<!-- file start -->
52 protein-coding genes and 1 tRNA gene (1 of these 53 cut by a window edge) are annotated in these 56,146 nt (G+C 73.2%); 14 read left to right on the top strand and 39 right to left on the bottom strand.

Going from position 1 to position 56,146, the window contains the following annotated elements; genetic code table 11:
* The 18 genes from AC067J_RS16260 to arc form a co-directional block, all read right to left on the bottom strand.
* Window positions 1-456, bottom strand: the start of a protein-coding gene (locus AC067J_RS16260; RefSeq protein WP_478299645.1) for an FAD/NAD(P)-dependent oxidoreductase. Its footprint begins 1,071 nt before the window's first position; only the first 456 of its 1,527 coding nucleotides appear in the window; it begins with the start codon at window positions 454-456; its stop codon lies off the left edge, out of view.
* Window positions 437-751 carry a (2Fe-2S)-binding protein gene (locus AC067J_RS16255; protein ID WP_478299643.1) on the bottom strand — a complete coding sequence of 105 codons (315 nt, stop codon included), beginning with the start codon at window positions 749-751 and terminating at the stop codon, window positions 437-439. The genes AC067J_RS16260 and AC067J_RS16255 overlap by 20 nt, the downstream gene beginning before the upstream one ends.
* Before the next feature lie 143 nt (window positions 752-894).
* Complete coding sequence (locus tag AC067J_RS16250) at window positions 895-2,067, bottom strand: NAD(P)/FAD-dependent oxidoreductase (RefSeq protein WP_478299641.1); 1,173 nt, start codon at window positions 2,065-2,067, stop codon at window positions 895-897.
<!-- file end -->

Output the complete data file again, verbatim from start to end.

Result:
52 protein-coding genes and 1 tRNA gene (1 of these 53 cut by a window edge) are annotated in these 56,146 nt (G+C 73.2%); 14 read left to right on the top strand and 39 right to left on the bottom strand.

Going from position 1 to position 56,146, the window contains the following annotated elements; genetic code table 11:
* The 18 genes from AC067J_RS16260 to arc form a co-directional block, all read right to left on the bottom strand.
* Window positions 1-456, bottom strand: the start of a protein-coding gene (locus AC067J_RS16260; RefSeq protein WP_478299645.1) for an FAD/NAD(P)-dependent oxidoreductase. Its footprint begins 1,071 nt before the window's first position; only the first 456 of its 1,527 coding nucleotides appear in the window; it begins with the start codon at window positions 454-456; its stop codon lies off the left edge, out of view.
* Window positions 437-751 carry a (2Fe-2S)-binding protein gene (locus AC067J_RS16255; protein ID WP_478299643.1) on the bottom strand — a complete coding sequence of 105 codons (315 nt, stop codon included), beginning with the start codon at window positions 749-751 and terminating at the stop codon, window positions 437-439. The genes AC067J_RS16260 and AC067J_RS16255 overlap by 20 nt, the downstream gene beginning before the upstream one ends.
* Before the next feature lie 143 nt (window positions 752-894).
* Complete coding sequence (locus tag AC067J_RS16250) at window positions 895-2,067, bottom strand: NAD(P)/FAD-dependent oxidoreductase (RefSeq protein WP_478299641.1); 1,173 nt, start codon at window positions 2,065-2,067, stop codon at window positions 895-897.